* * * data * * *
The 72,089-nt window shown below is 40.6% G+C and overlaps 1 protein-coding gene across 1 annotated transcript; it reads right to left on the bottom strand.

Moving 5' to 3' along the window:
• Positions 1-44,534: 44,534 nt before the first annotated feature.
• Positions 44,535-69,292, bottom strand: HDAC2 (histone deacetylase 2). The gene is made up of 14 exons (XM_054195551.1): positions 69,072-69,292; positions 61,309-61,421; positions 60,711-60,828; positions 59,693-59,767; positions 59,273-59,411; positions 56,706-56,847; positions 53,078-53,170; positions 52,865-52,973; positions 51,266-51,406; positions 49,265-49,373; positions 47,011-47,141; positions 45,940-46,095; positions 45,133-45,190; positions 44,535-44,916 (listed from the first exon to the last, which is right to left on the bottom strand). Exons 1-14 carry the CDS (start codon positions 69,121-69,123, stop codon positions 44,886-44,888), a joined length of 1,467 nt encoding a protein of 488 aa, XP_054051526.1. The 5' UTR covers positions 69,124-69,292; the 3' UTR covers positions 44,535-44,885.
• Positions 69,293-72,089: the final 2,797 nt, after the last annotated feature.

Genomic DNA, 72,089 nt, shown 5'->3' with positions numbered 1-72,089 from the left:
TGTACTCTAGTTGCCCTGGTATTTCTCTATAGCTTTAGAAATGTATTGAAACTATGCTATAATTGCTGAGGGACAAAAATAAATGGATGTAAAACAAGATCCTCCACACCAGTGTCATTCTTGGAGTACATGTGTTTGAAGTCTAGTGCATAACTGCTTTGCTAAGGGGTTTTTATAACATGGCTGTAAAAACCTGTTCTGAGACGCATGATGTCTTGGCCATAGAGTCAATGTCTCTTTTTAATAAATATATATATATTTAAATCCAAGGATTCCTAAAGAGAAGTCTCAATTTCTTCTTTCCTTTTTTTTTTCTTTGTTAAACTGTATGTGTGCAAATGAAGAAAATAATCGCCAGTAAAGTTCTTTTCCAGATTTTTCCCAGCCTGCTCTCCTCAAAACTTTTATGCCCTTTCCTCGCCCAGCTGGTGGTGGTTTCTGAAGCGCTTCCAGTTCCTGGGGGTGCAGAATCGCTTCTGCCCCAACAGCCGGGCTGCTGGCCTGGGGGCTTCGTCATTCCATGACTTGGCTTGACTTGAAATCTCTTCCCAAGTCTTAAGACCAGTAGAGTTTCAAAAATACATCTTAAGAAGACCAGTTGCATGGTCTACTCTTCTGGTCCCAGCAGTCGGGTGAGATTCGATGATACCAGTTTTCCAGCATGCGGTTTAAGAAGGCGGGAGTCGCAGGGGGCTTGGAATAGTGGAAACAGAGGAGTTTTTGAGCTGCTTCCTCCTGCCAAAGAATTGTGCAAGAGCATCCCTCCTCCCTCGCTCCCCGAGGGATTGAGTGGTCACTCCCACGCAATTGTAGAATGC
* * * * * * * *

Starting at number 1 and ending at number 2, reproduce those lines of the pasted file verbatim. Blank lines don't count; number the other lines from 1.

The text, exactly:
The 72,089-nt window shown below is 40.6% G+C and overlaps 1 protein-coding gene across 1 annotated transcript; it reads right to left on the bottom strand.

Moving 5' to 3' along the window: